Jewish Journal

Celebrate With First Fruits, Italian-Style

by Judy Zeidler

Posted on May. 20, 2009 at 7:03 pm

Shavuot, which begins exactly seven weeks after Passover, is a holiday that has a special association with two kinds of foods.

The first group is a combination of dairy dishes, such as noodle kugels, strudels, cheesecake and, of course, blintzes. Most of us remember these from our childhood. Laden with cream, butter and cheese, they may not appeal to us now as much as they did then.

The second group of foods, symbolic of the spring harvest of biblical times, includes wheat, barley, rice, honey, olives and the traditional “first fruits.”

Using many of these foods, I have planned an Italian-inspired menu for my family’s Shavuot dinner. These Shavuot recipes are designed for six, but may be doubled. They’re all light, easy to prepare and low in calories.

For our Shavuot celebration, we welcome our family with Smoked Salmon and Cheese-filled Panini garnished with a dill sauce, inspired by the panini we ate at one of our stops along the autostrada in Italy; these typical Northern Italian sandwiches are served with a small green salad topped with sunflower seeds.

Risotto made with arborio or carnaroli rice and several kinds of berries carries out the harvest theme. The first time I tasted this unusual dish was in a small ristorante in Pisa, and I was struck by the delicious combination of flavors. The rice is sautéed with onions, then simmered slowly as water or broth is added gradually along with the berries. Any leftovers can be shaped into latkes and fried for lunch or dinner the next day.

For the main course I prepare Halibut Fillets with Fennel Sauce, inspired by our friends, the Brovelli family, who own Il Sole, a hotel and Michelin restaurant on Lake Maggiore. When chef Davide Brovelli prepared this dish for us, it reminded me of the fish from the Sea of Galilee that I ate during our travels in Israel. Serve it with a fresh green vegetable for added color on the plate.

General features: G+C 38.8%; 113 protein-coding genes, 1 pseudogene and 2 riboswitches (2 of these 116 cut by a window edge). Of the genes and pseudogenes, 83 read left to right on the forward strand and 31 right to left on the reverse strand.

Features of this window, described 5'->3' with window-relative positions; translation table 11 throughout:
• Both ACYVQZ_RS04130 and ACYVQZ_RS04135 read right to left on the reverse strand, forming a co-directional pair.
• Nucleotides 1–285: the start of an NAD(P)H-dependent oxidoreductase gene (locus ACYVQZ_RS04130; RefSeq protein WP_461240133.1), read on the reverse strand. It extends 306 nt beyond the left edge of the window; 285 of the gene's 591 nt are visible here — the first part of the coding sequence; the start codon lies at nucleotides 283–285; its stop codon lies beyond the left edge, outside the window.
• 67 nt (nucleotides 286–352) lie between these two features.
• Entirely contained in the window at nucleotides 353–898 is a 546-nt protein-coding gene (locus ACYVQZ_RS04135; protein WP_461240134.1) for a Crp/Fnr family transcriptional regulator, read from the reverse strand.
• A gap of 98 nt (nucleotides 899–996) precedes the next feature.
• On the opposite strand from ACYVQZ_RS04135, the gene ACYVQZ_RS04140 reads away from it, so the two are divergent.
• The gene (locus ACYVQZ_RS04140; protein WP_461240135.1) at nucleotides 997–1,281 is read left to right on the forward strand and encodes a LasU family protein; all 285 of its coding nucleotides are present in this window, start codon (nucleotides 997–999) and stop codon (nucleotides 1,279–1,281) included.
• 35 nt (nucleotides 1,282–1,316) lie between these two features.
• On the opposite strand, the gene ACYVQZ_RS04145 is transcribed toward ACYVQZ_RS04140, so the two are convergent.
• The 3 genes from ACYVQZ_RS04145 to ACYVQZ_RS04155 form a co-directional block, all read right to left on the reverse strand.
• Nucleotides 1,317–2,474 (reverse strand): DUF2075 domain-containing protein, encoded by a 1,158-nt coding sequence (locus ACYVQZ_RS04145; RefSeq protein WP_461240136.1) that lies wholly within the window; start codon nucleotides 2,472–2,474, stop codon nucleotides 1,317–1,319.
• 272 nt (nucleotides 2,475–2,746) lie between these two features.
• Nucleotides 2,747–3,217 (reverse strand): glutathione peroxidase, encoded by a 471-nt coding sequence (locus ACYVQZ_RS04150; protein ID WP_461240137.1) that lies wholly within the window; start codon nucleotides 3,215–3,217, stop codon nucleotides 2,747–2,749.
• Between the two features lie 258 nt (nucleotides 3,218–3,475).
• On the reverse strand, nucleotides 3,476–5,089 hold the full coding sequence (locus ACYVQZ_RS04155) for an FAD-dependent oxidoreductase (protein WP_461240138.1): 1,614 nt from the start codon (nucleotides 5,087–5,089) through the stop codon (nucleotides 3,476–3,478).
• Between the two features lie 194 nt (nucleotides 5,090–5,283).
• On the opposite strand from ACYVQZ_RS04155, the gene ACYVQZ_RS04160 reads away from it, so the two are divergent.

One of the nicest dairy desserts is Individual Ricotta Soufflés made in custard cups and served hot just out of the oven. This cheesecake soufflé-like dessert makes a wonderful finale for a special dinner and is easier to make than you think. I mix the cheese, egg yolks and lemon zest several hours before the family arrives. Then after dinner I fold the meringue into the egg yolk mixture, fill the soufflé molds and bake them. No one minds waiting — especially once they taste these flavorful steaming soufflés. The combination of sweet and tart flavors appeals to young and old.

Panini de Salmone Affumicatoe Formaggio (Smoked Salmon and Cheese Paniniwith Mustard-Dill Sauce)
1/2 cup Mustard-Dill Sauce (recipe follows)
6 slices smoked salmon
6 slices mozzarella cheese
12 slices sandwich bread

Prepare Mustard-Dill Sauce, cover with plastic wrap and chill.

Place sliced bread on a work board. Spread dill sauce on five slices of bread and top each with a slice of smoked salmon and a slice of cheese to cover. Cover with five remaining slices of bread.

Preheat your panini press or grill to medium heat.

Place the sandwiches in the panini press and close the lid. Grill the sandwich until the bread is toasty (golden brown) and the cheese is melted. Slice in quarters and serve immediately.

Makes six panini.

Mustard-Dill Sauce
3 tablespoons Dijon-style mustard
1 teaspoon powdered mustard
2 tablespoons sugar
1 tablespoon red or white vinegar
1/3 cup olive oil
3 tablespoons fresh chopped (or snipped) dill

In a small, deep bowl, combine the Dijon-style mustard, powdered mustard, sugar and vinegar, blend well. With a wire whisk, slowly beat in the oil until it forms a thick mayonnaise. Stir in the chopped dill. Cover with plastic wrap and refrigerate until ready to serve.

Makes about 1 cup.

Risotto al Frutti di Bosco(Risotto with Berries)